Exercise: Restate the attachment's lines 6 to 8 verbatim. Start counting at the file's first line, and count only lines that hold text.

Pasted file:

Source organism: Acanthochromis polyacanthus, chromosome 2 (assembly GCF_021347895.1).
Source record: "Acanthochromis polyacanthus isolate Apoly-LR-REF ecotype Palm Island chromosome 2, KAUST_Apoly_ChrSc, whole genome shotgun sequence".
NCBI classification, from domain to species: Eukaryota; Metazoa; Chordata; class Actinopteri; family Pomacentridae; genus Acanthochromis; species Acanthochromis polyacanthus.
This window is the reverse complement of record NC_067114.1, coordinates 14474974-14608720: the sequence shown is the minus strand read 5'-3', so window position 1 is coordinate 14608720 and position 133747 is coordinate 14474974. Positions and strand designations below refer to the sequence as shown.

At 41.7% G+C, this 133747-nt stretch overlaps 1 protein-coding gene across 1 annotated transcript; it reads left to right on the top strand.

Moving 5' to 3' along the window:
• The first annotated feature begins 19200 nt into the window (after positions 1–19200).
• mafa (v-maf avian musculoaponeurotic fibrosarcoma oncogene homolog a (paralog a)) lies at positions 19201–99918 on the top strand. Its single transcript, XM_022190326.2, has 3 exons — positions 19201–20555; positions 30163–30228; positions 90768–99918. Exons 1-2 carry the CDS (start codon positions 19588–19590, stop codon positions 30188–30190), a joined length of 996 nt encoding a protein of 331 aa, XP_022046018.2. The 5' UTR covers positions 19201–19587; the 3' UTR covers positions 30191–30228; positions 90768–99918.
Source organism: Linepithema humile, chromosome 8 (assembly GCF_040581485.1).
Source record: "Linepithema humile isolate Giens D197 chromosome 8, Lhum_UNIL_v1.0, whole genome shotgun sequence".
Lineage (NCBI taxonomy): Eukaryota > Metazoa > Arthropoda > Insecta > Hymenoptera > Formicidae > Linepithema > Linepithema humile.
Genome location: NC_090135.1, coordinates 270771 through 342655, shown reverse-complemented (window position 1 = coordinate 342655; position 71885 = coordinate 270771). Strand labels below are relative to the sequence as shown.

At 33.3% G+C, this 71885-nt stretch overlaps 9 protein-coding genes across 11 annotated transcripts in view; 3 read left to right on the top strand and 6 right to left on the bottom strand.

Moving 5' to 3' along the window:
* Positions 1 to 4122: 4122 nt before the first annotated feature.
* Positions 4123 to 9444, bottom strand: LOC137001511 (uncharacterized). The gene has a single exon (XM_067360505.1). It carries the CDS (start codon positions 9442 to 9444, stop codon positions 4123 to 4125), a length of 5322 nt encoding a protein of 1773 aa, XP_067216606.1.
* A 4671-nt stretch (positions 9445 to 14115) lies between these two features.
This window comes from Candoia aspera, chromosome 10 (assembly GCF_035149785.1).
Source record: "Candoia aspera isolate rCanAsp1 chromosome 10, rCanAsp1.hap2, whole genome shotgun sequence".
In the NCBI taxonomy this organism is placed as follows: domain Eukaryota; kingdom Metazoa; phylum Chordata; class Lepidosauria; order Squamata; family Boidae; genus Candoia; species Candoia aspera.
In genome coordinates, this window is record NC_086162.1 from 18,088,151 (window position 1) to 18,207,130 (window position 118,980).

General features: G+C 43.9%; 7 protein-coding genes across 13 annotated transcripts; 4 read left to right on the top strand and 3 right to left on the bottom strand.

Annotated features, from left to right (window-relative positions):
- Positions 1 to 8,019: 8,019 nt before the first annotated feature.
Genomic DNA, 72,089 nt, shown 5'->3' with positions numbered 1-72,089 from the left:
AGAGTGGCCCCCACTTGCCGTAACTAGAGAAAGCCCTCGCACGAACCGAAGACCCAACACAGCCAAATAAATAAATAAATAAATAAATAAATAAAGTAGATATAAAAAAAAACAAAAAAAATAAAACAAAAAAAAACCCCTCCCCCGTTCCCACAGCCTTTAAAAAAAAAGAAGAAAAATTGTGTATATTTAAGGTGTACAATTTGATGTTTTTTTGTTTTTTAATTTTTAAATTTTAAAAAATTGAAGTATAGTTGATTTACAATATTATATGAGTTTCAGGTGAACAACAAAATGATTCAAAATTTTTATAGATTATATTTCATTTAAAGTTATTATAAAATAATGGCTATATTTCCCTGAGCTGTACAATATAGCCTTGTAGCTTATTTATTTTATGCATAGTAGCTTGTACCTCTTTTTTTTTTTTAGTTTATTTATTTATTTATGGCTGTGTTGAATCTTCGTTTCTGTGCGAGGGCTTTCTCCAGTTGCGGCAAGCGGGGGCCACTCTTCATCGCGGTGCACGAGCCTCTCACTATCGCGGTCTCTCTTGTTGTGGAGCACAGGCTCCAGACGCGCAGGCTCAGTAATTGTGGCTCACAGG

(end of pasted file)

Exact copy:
Moving 5' to 3' along the window:
• The first annotated feature begins 19200 nt into the window (after positions 1–19200).
• mafa (v-maf avian musculoaponeurotic fibrosarcoma oncogene homolog a (paralog a)) lies at positions 19201–99918 on the top strand. Its single transcript, XM_022190326.2, has 3 exons — positions 19201–20555; positions 30163–30228; positions 90768–99918. Exons 1-2 carry the CDS (start codon positions 19588–19590, stop codon positions 30188–30190), a joined length of 996 nt encoding a protein of 331 aa, XP_022046018.2. The 5' UTR covers positions 19201–19587; the 3' UTR covers positions 30191–30228; positions 90768–99918.